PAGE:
Binghamton University has narrowed its search to five finalists who are vying to become the next provost and vice president for academic affairs — the last position left empty after the fallout from the 2009 men’s basketball scandal — the first of which came to speak yesterday.
Mary Ann Swain, the previous provost and vice president for academic affairs, stepped down during the 2009 investigation into the men’s basketball program, to return to teaching. Since then, Jean-Pierre Mileur has served as interim provost.
Susan Strehle, the co-chair of the committee in charge of finding a new provost, said the provost and vice president for academic affairs is a critical addition to the administration because he acts as the University’s chief academic administrator.
“The president is the fundraiser, the politician and the figure-head leader, but this person is the academic leader,” she said. “He’s the one who spends the budget and decides if your department gets to hire somebody new and my department doesn’t.”
Strehle added that the administrative turnover following the scandal quelled any doubts about the repeat of a similar scandal.
“The campus really did learn its lesson in that, there’s a new director of athletics now, so I don’t even think anyone thought about that,” she said. “But we are looking for someone with strong ethics, and in listening you can tell if someone cares about those kinds of things.”
The Provost Search Committee is composed of faculty members, administrators, the vice president for student affairs and two student representatives.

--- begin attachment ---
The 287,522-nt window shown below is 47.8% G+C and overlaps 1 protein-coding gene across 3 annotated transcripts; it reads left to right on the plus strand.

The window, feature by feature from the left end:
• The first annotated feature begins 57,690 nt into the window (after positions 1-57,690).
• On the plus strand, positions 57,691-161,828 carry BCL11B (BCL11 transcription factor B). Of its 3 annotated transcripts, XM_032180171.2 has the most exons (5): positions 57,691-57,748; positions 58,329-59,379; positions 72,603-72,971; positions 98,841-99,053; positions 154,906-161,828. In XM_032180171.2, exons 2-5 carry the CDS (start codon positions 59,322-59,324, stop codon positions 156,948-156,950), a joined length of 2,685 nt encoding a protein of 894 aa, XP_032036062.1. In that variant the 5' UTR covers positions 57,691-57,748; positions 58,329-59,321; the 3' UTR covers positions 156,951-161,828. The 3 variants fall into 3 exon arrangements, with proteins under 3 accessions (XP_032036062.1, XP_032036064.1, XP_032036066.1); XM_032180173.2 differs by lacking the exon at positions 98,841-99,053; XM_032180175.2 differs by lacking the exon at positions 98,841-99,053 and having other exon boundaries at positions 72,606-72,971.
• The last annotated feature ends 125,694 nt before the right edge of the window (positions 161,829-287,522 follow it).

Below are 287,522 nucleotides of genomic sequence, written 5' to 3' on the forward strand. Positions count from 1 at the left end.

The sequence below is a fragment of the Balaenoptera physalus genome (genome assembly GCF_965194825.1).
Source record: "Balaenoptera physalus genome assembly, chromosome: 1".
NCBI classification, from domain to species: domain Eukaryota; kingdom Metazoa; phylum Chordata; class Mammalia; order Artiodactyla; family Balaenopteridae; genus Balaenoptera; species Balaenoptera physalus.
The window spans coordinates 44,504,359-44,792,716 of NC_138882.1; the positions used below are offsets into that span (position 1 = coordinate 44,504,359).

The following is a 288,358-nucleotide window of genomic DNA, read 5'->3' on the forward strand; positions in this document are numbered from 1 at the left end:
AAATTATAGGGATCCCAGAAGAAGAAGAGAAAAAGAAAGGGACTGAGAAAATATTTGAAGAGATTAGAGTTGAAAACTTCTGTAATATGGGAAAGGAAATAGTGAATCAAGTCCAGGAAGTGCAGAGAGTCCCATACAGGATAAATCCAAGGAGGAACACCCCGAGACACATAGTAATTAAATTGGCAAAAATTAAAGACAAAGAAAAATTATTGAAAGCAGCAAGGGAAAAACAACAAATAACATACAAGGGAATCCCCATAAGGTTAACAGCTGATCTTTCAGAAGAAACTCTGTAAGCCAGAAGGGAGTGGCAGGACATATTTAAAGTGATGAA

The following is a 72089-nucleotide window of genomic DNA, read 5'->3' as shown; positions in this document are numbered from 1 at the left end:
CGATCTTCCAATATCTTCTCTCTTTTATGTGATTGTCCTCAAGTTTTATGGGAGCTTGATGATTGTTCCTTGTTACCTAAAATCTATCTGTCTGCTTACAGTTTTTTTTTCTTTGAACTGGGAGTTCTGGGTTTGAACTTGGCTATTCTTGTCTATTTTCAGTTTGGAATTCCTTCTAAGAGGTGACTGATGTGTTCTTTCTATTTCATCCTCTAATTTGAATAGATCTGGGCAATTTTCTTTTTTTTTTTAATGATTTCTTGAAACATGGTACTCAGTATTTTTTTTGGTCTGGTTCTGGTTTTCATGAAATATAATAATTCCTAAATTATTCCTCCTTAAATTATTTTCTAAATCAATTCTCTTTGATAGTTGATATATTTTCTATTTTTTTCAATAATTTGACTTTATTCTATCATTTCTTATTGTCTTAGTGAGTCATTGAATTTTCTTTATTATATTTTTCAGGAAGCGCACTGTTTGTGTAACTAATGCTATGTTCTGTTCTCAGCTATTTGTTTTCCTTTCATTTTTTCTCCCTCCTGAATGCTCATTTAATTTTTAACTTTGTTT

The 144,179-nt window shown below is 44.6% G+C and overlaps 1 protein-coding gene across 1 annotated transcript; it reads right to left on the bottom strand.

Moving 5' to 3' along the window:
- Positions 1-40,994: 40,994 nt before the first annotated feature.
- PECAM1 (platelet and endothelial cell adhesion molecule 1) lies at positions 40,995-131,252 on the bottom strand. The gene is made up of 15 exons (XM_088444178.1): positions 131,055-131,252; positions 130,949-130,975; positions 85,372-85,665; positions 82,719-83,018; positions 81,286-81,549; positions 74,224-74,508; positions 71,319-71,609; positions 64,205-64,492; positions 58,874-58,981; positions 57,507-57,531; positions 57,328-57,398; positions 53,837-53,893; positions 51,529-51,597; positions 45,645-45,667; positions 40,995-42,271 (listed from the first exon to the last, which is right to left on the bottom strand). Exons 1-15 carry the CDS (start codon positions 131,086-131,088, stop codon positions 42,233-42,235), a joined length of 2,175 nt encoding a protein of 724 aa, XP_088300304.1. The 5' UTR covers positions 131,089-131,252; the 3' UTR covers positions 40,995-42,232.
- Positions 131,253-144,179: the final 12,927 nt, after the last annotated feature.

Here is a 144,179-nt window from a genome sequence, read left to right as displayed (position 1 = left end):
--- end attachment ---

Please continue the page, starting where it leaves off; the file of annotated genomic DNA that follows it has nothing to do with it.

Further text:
The faculty members on the committee were appointed by the Faculty Senate, according to Strehle, who is also the chair of the Faculty Senate, while the Graduate Student Organization and the Student Association appointed the graduate and undergraduate representatives, respectively.
“We attempted to take the faculty which the faculty appointed and broaden the constituency,” Strehle said, referring to the inclusion of student representatives.
David Ostermann, the undergraduate student appointed to the committee, and Latoya Lee, the graduate student appointed, did not respond to phone calls or emails from Pipe Dream.
Over the next week, the finalists will speak about what constitutes a premier public university before the search committee and faculty members. The talks are scheduled for 3 p.m. on May 10, 11, 14 and 16 in the Old Union Hall, and are open to the public.
Robert McMaster, the first finalist to address the committee, spoke yesterday. McMaster is vice provost and dean of undergraduate education at University of Minnesota.
During his presentation, McMaster said that though many universities are choosing to focus on contract faculty, he remains a strong defender of tenured and tenure-track faculty.
“At our own peril, we let the number of tenure-track faculty decrease,” McMaster said. “In many ways they’re the hard currency of higher education. Tenure is almost a lifetime commitment to the institution. These are the people who are going to be educating at Binghamton for their whole careers.”
He told Pipe Dream these statements did not pertain to BU directly, but reflected his general philosophy on higher education.
“To make those changes I’d have to come here and look at the existing structure, and see what the pedagogical needs were,” he said.
McMaster was sure to note that he finds adjunct faculty crucial to higher education as well.
“I’m not arguing to eliminate adjunct in any shape or form, I’m just saying let’s not shift the emphasis away from tenured and tenure track faculty,” he added.
To protect the identity of the candidates, Strehle said the names of the remaining four finalists will not be released until two days before they speak.
“In some cases the candidates don’t want their home campuses to know that they’re interviewing, so we’re trying to keep it as confidential as possible,” she said.
She said she expects the next provost will be hired in the next few weeks.